A cross section of members of Media for Family Planning in Plateau State.

By Marie-Therese Nanlong

Jos – Journalists in Plateau State under the aegis of Media for Family Planning have been charged not to relent in their efforts at bringing to the public domain issues that would promote the uptake of child birth spacing and curb maternal mortality rate in the State.

The journalists at a day roundtable on the topic, “Family Planning Challenges: Role of the Media in Plateau State”, held at TEKAN headquarters in Jos, were urged to see themselves as family planning advocates who promote the wellbeing of families.

Speaking at the event, the State media focal person of Development Communications, DevComs Network, Wika Gofwen reiterated the objective of the discussions was to have “an in-depth and robust deliberations on the role of the media towards addressing the challenges of family planning in order to put issues in the right perspective.”

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Also, the State Coordinator of The Challenge Initiatives, TCI, Philemon Yohanna, who commended the efforts of the group at promoting issues of family planning; challenged them to take their commitments further especially as issues of self-sustainability will soon take centre stage.

Discussants including the General Manager, Plateau Publishing Company, Boniface Gwotbit represented by a former State Chairman of NUJ, Katdapba Gobum, Zonal Director, News Agency of Nigeria, Abdullahi Yusuf represented by a staff, Martha Agas, Suleiman Hassan who represented the General Manager Unity FM/TV and Friday Bako, a Senior Reporter with Viewpoint Nigeria contributed on how journalists can play effective roles in promoting family planning.

Gobum called for appropriate choice of words in writing and mastery of one’s beat to be able to give sound, credible, factual and timely information to the society, stating, “Journalists must be conversant with the terminologies used in respect to specific issues under consideration else the report will end up confusing the public.”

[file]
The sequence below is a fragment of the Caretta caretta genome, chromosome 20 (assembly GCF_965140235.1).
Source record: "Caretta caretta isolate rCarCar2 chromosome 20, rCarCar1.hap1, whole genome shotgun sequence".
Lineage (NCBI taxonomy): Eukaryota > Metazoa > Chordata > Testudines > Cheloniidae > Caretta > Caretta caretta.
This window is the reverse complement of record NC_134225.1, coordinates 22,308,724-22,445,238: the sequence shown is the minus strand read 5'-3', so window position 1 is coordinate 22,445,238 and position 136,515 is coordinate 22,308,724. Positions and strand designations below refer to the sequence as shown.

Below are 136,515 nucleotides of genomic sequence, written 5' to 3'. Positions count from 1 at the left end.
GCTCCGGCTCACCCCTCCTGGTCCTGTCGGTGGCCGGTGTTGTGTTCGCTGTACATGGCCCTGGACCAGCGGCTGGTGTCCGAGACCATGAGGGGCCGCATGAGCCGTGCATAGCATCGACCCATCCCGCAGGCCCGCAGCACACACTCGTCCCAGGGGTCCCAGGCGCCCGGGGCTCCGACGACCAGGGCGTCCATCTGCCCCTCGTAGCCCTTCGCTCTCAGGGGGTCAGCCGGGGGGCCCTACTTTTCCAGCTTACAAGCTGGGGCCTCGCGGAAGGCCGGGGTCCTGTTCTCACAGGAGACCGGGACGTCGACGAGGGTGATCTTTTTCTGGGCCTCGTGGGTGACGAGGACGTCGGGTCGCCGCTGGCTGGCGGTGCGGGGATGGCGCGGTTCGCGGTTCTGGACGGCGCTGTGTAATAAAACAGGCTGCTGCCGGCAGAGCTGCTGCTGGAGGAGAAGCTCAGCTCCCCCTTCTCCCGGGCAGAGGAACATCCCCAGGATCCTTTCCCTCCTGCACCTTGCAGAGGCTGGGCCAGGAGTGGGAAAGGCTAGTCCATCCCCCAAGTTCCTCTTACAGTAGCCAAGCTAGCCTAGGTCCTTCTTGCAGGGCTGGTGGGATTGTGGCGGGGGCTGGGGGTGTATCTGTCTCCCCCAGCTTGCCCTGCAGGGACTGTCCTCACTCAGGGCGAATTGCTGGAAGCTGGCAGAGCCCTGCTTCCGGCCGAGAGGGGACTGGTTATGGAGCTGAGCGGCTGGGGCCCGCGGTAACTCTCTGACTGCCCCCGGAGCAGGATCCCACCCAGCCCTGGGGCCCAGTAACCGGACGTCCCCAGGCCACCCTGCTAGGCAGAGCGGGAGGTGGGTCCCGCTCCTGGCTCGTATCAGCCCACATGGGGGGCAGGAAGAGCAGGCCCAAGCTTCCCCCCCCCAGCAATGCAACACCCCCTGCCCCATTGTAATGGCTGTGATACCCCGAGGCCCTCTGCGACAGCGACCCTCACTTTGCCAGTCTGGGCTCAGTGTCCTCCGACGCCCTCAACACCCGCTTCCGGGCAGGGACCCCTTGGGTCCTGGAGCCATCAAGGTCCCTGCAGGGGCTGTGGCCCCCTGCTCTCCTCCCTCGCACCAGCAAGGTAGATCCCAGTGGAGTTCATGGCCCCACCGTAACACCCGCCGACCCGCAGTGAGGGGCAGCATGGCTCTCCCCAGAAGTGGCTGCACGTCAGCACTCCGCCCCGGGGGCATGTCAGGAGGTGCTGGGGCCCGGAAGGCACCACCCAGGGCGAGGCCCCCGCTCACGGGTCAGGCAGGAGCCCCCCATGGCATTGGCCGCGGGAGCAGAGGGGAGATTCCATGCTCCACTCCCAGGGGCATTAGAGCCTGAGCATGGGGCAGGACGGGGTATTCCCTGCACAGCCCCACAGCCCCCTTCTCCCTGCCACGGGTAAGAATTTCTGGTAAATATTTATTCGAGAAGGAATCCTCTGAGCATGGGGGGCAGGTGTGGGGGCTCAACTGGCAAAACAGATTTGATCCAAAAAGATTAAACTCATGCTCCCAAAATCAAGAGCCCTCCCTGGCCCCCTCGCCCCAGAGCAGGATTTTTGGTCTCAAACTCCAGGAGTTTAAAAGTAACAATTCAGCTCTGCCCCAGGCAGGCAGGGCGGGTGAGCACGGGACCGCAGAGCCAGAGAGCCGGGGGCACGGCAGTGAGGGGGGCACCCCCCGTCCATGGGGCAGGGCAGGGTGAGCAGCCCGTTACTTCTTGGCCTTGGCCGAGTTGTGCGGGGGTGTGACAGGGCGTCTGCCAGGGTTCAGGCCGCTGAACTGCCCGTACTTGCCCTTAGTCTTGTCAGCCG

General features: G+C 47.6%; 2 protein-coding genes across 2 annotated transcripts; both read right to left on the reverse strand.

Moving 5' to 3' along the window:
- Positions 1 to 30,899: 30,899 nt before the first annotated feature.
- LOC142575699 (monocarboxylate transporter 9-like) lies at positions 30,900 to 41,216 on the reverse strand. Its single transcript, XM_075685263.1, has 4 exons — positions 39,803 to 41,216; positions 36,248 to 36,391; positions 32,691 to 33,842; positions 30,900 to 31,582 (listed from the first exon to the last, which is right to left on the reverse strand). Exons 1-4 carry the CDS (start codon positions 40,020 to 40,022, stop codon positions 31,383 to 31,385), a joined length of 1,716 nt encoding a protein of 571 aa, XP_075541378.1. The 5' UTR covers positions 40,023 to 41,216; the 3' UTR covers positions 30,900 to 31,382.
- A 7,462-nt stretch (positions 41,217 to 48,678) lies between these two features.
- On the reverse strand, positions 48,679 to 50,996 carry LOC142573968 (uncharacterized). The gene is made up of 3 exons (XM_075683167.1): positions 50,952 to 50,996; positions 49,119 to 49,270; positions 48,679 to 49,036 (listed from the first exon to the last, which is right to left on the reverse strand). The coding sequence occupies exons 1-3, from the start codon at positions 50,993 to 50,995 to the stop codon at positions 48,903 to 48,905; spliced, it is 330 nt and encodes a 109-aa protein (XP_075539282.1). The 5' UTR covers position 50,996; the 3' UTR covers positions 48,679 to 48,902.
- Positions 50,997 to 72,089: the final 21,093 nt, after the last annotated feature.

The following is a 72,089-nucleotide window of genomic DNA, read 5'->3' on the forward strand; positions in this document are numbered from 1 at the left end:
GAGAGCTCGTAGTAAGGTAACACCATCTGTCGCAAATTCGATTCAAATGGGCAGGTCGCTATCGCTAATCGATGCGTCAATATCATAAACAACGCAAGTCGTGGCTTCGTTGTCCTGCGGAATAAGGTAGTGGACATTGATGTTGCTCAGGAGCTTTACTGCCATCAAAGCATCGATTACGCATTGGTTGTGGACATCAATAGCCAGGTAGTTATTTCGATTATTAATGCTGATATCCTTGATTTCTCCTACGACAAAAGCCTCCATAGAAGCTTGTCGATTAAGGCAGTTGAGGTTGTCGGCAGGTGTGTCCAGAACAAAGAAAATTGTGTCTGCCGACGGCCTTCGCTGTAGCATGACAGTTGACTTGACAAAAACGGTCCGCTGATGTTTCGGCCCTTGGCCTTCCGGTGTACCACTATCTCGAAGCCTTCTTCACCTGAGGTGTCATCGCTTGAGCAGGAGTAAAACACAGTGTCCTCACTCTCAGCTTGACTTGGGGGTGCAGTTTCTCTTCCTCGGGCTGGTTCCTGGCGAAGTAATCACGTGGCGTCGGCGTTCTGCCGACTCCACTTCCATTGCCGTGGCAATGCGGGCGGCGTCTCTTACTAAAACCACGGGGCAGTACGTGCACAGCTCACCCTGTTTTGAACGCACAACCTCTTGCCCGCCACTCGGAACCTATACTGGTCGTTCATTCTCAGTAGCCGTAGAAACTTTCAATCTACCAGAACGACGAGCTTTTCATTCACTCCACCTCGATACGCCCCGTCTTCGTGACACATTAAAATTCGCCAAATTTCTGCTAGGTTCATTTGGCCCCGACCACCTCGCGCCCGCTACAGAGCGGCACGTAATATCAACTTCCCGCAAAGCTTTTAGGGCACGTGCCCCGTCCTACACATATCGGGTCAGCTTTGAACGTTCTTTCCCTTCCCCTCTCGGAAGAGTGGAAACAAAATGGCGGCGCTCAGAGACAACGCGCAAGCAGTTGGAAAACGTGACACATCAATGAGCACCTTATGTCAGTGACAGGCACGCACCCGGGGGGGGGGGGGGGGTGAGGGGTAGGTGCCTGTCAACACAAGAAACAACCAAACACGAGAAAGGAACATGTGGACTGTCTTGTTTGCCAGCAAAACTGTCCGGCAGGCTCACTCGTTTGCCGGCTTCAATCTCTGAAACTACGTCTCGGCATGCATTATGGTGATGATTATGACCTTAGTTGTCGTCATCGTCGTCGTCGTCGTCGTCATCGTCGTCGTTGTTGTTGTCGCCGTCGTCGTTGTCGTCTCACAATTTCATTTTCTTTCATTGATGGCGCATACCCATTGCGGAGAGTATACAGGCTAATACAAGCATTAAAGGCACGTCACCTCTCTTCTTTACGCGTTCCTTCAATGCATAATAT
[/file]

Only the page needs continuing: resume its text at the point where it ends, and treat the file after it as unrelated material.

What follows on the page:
Bako added that since the society depends on the media for information, and the media being an intermediary between the health experts and the public it is necessary to report the extent of challenges, progress on health facilities, and simplify the terminologies used in the childbirth spacing for the understanding of the common man.

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Hassan from Unity FM/TV also pointed out that religion and culture have been sources of challenges towards child birth spacing in some communities but insisted that culture is dynamic hence the need for media to educate people in order to dispel myths and misconception that “childbirth spacing is against a certain religion and therefore, it’s a subtle way to control population.”

He called for the effective engagement of religious and community leaders as child birth spacing has economic and societal benefits.